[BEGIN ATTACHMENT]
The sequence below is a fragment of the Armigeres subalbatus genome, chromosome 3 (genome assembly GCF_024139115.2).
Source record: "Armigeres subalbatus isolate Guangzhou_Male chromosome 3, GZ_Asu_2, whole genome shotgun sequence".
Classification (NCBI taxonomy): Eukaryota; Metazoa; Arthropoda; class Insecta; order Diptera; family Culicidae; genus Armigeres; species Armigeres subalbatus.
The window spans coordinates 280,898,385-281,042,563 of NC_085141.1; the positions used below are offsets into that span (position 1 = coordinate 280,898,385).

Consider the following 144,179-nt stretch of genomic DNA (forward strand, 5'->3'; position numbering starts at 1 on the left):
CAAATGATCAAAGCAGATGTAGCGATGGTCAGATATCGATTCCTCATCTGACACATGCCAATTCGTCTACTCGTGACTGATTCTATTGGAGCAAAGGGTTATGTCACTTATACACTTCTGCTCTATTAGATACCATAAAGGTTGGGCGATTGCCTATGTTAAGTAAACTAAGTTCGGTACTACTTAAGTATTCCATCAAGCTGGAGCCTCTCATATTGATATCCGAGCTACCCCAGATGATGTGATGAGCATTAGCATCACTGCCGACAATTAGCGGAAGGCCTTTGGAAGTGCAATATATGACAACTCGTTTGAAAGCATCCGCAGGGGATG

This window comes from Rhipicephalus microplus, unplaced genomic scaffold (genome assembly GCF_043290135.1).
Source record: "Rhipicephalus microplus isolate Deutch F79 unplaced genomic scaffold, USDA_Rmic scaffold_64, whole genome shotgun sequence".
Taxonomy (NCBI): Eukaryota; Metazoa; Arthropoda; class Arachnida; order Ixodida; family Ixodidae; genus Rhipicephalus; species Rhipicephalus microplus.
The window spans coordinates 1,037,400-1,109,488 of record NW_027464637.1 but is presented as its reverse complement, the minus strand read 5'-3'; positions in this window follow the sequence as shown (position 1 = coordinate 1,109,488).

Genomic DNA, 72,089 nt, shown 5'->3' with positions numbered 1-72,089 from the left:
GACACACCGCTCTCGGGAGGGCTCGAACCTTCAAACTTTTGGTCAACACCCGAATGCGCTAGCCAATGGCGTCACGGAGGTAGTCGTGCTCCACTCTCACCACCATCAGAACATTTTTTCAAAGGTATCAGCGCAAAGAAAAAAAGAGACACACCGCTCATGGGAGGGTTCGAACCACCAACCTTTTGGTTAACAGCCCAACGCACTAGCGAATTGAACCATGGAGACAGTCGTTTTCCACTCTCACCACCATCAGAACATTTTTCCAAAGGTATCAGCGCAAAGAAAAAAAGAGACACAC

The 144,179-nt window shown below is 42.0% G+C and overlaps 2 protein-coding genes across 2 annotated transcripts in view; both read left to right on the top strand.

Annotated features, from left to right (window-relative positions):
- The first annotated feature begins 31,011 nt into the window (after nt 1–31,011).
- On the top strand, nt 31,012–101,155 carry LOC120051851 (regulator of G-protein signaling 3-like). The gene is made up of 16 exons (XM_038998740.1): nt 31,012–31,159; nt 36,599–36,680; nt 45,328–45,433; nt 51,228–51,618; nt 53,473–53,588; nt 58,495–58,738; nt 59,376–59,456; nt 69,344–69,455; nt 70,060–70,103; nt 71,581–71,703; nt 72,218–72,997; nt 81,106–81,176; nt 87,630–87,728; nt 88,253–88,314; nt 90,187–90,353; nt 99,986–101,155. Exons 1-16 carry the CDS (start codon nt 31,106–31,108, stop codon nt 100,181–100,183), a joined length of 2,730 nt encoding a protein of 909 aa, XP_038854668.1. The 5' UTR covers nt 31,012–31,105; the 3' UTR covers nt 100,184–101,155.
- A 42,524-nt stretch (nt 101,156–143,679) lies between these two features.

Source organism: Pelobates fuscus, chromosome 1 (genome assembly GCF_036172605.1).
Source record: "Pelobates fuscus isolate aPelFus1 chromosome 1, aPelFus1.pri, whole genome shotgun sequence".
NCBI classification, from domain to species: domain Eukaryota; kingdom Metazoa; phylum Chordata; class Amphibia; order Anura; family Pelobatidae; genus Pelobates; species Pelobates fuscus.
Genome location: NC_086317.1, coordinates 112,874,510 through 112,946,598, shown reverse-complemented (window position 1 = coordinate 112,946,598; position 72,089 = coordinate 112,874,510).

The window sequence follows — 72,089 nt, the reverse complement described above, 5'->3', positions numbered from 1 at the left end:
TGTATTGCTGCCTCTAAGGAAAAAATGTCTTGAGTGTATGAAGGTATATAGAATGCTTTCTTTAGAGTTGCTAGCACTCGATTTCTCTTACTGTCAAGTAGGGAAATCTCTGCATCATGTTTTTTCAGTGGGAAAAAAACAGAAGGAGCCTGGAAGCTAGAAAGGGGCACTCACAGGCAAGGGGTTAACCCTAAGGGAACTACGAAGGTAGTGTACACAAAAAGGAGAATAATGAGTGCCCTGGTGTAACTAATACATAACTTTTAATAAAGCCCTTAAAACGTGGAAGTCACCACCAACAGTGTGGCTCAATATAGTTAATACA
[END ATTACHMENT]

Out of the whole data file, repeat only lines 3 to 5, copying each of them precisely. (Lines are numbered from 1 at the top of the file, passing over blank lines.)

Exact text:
Classification (NCBI taxonomy): Eukaryota; Metazoa; Arthropoda; class Insecta; order Diptera; family Culicidae; genus Armigeres; species Armigeres subalbatus.
The window spans coordinates 280,898,385-281,042,563 of NC_085141.1; the positions used below are offsets into that span (position 1 = coordinate 280,898,385).

Consider the following 144,179-nt stretch of genomic DNA (forward strand, 5'->3'; position numbering starts at 1 on the left):